Posts Tagged ‘dslrs’

How I Created a Matrix Bullet Time-Style Rig With 50 DSLRs

iaSo1

Back in March, a client for whom I’ve done some light consulting work asked me if it was possible to capture a 360-degree-image that can be rotated afterwards. I said of course, but didn’t think that much about the consequences — it’s a project that would wake me up at nights for the next few months.
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Nikon May Combine D300s/D7000 Lines in 2013, Unleash New High-MP DSLR

What does Nikon have up its sleeve for 2013? According to Nikon Rumors, it may be at least one pro-sumer DSLR early in the year, possibly followed by a beastly high-megapixel flagship DSLR later in the fall.
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Canon Set to Unveil a New EOS M Camera and Two New DSLRs in Early 2013

As we’re exiting one camera announcement season, rumors are starting to heat up about the next. Canon reportedly has some major announcements just around the corner to announce three new cameras: a second mirrorless camera and two DSLRs.
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Photos Showing DSLRs Running Various Operating Systems and Apps

Mobile operating systems have begun making their way into digital cameras, but so far their foray has been limited to compact and mirrorless cameras. However, DSLRs are starting to have built-in Wi-Fi, but it seems to be only a matter of time before a full-fledged mobile OS appears in one.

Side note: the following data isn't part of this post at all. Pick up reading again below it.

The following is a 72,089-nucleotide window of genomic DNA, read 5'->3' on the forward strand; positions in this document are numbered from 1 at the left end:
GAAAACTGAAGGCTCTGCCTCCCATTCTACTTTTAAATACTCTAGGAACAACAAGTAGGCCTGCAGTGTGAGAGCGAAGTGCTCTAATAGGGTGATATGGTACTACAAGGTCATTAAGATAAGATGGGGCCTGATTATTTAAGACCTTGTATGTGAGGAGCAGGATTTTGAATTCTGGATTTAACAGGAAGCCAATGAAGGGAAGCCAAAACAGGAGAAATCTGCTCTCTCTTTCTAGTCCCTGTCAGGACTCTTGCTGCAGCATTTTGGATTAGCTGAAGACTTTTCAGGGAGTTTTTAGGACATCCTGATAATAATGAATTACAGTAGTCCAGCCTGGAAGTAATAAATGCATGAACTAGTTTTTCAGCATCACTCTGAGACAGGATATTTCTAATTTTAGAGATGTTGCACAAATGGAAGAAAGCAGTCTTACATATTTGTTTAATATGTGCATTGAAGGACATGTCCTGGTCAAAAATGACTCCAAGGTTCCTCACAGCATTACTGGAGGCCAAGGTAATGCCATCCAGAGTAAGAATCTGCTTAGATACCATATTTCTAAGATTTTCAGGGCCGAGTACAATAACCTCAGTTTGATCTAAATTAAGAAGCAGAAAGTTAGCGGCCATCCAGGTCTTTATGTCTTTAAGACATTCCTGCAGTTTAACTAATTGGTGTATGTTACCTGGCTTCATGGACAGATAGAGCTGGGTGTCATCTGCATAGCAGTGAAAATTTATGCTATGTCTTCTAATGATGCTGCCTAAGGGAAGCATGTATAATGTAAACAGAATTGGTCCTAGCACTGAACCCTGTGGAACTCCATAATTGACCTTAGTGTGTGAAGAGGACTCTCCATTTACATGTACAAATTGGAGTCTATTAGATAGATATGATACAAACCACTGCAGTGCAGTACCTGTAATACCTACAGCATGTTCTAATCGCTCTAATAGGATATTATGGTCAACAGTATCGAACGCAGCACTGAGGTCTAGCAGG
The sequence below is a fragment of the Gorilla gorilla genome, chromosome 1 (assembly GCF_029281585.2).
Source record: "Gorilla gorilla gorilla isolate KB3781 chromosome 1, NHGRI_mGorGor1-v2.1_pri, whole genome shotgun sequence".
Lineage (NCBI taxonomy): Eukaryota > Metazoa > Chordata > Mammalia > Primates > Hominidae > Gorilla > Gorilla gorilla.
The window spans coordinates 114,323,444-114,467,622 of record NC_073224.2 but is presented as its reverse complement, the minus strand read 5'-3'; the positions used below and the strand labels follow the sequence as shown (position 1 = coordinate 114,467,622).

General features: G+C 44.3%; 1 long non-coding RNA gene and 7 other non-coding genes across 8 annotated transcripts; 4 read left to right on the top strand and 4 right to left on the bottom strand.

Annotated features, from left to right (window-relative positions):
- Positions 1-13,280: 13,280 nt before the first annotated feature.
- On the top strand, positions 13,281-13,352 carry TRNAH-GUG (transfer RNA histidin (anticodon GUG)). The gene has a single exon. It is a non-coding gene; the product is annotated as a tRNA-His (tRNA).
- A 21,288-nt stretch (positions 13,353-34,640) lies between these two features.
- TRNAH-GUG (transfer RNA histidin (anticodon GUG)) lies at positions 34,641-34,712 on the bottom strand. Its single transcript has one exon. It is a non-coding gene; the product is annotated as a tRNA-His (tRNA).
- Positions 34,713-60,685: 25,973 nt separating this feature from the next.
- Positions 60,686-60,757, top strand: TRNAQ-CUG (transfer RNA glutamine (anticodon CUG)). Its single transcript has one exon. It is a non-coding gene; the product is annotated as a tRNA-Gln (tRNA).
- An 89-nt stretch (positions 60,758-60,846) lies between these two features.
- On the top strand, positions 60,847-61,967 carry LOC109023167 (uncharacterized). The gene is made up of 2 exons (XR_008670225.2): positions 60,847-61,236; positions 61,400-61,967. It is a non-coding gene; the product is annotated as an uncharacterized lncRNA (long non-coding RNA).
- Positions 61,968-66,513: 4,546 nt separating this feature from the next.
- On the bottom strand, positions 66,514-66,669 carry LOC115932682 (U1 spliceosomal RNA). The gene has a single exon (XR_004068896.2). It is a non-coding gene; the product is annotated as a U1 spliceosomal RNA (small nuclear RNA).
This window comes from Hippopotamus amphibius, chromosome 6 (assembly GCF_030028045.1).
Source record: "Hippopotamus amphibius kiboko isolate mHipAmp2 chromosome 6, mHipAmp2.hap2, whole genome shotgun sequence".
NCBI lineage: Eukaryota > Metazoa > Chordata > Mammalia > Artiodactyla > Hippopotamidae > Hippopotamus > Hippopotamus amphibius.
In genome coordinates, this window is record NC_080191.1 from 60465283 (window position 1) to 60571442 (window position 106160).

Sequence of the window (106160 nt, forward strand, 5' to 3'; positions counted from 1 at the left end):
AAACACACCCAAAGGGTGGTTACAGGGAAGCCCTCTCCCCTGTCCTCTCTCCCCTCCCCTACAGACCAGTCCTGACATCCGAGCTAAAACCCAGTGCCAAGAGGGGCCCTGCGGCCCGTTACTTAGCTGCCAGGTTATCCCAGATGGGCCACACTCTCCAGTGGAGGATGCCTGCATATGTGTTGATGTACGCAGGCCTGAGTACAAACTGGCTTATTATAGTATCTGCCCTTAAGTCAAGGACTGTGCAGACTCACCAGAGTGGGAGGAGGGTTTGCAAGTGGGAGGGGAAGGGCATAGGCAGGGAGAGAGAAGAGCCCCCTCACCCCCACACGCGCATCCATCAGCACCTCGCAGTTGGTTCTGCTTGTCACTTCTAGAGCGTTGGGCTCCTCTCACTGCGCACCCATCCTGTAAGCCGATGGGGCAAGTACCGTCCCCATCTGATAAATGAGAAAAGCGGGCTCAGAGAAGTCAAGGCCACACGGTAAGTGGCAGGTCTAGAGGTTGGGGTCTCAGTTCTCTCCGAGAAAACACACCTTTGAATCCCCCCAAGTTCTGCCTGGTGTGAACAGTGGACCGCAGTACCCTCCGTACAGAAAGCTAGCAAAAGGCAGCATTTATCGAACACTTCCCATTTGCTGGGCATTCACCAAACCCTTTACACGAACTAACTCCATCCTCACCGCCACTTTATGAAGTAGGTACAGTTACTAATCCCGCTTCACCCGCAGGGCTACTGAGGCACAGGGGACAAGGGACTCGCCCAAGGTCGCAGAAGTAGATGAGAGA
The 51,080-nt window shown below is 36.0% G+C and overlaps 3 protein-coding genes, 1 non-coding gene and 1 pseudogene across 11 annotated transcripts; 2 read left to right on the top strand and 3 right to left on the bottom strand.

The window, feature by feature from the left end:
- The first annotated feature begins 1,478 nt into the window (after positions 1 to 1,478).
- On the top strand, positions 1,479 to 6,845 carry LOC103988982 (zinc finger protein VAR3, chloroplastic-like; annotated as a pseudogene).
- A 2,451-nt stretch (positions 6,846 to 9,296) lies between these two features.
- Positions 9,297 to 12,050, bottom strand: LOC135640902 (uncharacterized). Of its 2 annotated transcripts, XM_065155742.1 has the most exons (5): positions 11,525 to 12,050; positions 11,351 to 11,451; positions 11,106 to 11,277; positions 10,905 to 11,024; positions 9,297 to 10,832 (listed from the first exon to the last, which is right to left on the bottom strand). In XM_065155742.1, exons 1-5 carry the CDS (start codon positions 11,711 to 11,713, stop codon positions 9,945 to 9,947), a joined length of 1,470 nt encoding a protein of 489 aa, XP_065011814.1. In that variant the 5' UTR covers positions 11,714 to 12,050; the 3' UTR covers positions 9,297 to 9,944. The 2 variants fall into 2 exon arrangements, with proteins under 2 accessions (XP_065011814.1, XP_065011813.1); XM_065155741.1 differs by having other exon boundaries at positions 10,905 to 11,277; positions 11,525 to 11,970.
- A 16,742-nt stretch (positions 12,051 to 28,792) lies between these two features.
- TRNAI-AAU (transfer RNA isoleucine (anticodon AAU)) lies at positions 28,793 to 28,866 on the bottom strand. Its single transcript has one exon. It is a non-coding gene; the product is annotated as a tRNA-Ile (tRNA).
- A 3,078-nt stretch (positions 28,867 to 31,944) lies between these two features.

Apparently some photographers (and Photoshoppers) over in China can’t wait for that day to arrive. There’s a series of viral images floating around showing Canon and Nikon DSLRs running various operating systems and programs.
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Photos of Astronauts Using DSLRs on the International Space Station

Earlier this month we shared some neat photos of astronauts using DSLRs while on spacewalks outside the International Space Station. In case you’re also wondering how the cameras are used inside the habitable satellite, we’ve carefully perused NASA’s 2Explore Flickr photo stream in search of those photos as well, and have collected them here in one place for your viewing pleasure. They’ve got some pretty nice gear up in the ISS… lucky astronauts.
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Photographs of Astronauts Using DSLRs on Spacewalks

This photograph of Japanese astronaut Aki Hoshide taking a self-portrait was published to NASA’s amazing 2Explore Flickr account on Wednesday. It was snapped during a six-and-a-half hour spacewalk outside the International Space Station. The EXIF data embedded in the photo reveals that he was using a Nikon D2Xs with a 10.5mm fisheye lens at f/11, 1/500, and ISO 200.
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Is There an Artificial Barrier Between Full Frame and Crop Sensor Cameras?

German photographer Falk Lumo has an interesting post on his blog regarding full frame and crop sensors. His theory is that camera manufacturers have created an artificial barrier between the two sensor sizes for business reasons, and that we’ll soon be seeing big changes in the camera world as this barrier disappears: